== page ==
The RTS were developed in close cooperation with the European Central Bank (“ECB“) and consulted on by the EBA in August 2016. The key points raised in the consultation related to the scope and technologically neutral requirements of the draft RTS, the exemptions, including scope, thresholds and the request of many respondents for an exemption for transactions identified as low risk, access to payment accounts by third-party providers and the requirements around the information communicated.

The EBA states that it had to make difficult trade-offs between the various objectives of PSD2, including enhancing security, encouraging competition, allowing for technology and business‑model neutrality, contributing to the integration of payments in the EU, protecting consumers, facilitating innovation and enhancing customer convenience.

There was extensive input to the consultation paper. The EBA summarizes responses in section 4 of the report and provides its assessment as to whether changes have been made to the RTS as a result of the response.

The final draft RTS are set out in section 3 of the report. The draft will be submitted to the European Commission (EC), after which it will be subject to scrutiny by the European Parliament and the Council of the EU before being published in the Official Journal of the European Union. The RTS will apply 18 months after their adoption by the Commission as a delegated act. The EBA states that this suggests an application date of the RTS in November 2018 at the earliest.

European Commission to Publish Legislative Proposal to Revise the Regulation on OTC Derivatives, Central Counterparties and Trade Repositories (“EMIR”)

 

On January 31, 2017, the European Commission published a speech by Valdis Dombrovskis, Commission Vice President, on finance for growth in manufacturing.

The speech included the Commission’s recent review of EMIR, the outcome of which the European Commission reported on in November 2016.

Mr. Dombrovskis commented that, during the review process, the European Commission received substantial feedback on the rules governing derivatives. Several respondents, including regulators and industry participants, argued that there is scope to make the rules and reporting obligations in this area more proportionate, particularly for non-financial counterparties.

The European Commission agrees with this feedback and intends to address some of the issues by revising existing technical standards to make reporting standards simpler and clearer. It will publish its legislative proposal to revise EMIR in spring 2017.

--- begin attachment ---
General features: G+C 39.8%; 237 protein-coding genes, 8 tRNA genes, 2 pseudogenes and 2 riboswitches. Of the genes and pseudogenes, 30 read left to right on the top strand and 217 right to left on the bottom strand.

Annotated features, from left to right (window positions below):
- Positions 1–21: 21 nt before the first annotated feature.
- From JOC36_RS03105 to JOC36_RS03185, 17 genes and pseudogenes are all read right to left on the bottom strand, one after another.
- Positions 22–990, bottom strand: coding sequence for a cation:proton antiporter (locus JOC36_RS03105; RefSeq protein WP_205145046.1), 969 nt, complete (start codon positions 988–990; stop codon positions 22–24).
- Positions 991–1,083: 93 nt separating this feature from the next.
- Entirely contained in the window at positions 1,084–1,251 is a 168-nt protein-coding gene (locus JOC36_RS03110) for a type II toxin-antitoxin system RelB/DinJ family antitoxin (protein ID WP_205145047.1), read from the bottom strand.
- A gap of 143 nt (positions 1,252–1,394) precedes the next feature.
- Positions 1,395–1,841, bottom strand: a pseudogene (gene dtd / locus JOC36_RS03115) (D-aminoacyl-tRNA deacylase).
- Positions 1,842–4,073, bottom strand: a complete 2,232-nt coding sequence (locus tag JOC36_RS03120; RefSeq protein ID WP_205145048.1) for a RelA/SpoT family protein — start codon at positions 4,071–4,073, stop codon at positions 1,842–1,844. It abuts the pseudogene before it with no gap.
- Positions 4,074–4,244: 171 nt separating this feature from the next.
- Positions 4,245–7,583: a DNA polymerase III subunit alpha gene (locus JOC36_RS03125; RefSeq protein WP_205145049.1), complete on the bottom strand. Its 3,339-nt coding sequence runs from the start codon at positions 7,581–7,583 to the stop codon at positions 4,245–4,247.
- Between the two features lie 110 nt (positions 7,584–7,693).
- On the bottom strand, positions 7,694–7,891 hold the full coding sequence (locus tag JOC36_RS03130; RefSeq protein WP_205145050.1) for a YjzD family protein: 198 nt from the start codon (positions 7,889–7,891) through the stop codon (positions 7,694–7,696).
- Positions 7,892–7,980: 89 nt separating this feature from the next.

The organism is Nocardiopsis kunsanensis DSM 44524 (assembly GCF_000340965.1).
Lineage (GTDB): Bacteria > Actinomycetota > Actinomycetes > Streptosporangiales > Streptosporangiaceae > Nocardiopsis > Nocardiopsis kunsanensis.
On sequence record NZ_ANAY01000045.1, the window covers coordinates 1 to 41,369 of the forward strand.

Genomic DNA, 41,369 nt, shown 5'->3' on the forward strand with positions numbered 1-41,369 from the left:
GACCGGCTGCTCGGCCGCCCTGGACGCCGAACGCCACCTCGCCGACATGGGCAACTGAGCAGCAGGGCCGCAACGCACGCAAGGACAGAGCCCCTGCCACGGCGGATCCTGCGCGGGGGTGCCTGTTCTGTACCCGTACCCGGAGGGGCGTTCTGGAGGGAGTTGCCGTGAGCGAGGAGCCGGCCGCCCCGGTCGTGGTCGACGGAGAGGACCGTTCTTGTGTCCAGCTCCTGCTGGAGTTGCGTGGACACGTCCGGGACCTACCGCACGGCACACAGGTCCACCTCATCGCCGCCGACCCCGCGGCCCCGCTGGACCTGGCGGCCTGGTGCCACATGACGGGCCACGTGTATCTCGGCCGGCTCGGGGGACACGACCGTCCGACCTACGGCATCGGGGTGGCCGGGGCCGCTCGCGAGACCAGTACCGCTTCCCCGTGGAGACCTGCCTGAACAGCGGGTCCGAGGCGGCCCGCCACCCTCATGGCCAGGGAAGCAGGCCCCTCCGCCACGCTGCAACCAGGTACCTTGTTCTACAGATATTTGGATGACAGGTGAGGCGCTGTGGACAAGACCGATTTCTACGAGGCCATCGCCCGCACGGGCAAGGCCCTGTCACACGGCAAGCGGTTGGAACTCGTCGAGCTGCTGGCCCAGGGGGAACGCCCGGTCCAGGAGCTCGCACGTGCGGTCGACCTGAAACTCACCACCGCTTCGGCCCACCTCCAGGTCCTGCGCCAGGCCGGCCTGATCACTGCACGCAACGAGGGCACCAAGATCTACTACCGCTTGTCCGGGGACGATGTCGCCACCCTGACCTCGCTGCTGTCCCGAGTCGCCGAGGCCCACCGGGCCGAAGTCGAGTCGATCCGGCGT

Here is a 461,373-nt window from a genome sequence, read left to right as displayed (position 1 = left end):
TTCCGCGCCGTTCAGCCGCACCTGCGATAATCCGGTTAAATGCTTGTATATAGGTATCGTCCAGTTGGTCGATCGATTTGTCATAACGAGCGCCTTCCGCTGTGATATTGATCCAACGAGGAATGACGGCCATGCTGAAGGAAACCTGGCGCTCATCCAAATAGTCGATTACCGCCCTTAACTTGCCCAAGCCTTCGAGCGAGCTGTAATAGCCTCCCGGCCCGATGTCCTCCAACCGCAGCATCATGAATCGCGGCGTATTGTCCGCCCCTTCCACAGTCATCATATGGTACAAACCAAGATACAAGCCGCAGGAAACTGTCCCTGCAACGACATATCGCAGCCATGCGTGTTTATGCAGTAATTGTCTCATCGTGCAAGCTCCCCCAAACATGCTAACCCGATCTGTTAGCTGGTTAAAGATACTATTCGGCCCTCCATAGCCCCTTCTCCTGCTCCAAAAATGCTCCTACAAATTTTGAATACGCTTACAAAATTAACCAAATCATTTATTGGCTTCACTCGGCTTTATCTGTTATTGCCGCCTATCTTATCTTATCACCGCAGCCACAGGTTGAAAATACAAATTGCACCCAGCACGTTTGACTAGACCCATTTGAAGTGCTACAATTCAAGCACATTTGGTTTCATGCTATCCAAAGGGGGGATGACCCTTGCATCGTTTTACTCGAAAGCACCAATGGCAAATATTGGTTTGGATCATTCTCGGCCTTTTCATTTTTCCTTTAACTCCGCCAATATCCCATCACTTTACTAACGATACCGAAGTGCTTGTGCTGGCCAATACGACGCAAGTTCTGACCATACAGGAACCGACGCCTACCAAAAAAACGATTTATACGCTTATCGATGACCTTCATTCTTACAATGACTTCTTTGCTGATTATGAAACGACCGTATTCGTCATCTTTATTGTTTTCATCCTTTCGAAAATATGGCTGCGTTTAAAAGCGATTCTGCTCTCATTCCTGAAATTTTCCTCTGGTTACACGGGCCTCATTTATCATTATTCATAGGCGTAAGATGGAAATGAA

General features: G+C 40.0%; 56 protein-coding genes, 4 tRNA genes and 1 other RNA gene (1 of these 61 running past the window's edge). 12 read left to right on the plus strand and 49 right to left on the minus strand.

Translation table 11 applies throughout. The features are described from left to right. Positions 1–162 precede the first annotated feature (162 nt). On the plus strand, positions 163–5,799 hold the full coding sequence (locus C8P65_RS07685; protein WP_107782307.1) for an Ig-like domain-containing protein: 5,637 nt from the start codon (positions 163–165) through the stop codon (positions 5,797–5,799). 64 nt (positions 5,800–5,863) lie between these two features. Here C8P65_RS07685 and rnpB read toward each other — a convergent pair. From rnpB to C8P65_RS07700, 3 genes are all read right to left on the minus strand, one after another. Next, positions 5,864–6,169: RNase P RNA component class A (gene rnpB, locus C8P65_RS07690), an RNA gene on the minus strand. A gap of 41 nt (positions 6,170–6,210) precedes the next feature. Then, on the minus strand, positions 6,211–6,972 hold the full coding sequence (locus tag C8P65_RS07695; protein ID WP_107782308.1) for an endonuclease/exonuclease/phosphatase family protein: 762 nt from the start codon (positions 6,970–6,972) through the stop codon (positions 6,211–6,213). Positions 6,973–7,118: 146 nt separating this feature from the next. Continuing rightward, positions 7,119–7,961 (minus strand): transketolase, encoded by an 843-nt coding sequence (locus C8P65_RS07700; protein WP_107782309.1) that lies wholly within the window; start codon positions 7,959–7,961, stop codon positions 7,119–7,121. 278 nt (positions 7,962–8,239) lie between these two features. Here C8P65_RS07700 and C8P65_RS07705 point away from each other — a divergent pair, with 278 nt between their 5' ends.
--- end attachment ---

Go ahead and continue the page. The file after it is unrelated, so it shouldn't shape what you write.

European Commission Consults on CMU Mid-Term Review

 

On January 20, 2017, the European Commission published a consultation paper requesting targeted input on revisions on the capital markets union (“CMU“) action plan, together with frequently asked questions on the consultation.

The Commission intends to publish its mid-term review of the CMU action plan in June 2017. The aim of the review is to take stock of the progress towards implementing the action plan, to reframe actions in light of new developments and to add new measures to the action plan. The CMU action plan was published in September 2015, and it set out the Commission’s proposed initiatives for the establishment of the CMU.

In the consultation, the Commission seeks views from stakeholders on potential revisions to the action plan on any additional actions that could:

  • Improve financing for innovation, start-ups and non-listed companies.
  • Improve the ability of companies to enter and raise capital on public markets.
  • Foster long-term infrastructure and sustainable investment.
  • Foster retail investment.
  • Strengthen banking capacity to support the wider economy.
  • Facilitate cross-border investment.

The consultation sets out the current position of the CMU initiatives already underway and the expected timings for their next steps, where applicable.

The deadline for responses is March 17, 2017. The Commission will evaluate the responses and produce a summary feedback statement. It will also hold more focused roundtable discussions on small and medium enterprises, access to finance, retail investigator engagement and institutional investment.

European Commission Publishes Consultation Paper on Capital Markets Union (CMU) Mid-Term Review

 

The European Commission published a paper (dated January 20, 2017) requesting feedback and general input on revisions to the CMU action plan. The original action plan was published in September 2015 and set out the Commission’s proposals for the establishment of the CMU.

The European Commission wishes to publish a mid-term review of the action plan by June 2017, with the review being set up to look at any progress in implementing the CMU action plan and amend accordingly, dependent on responses.

The deadline for such responses is March 17, 2017, upon which the Commission will evaluate all responses and produce a feedback assessment.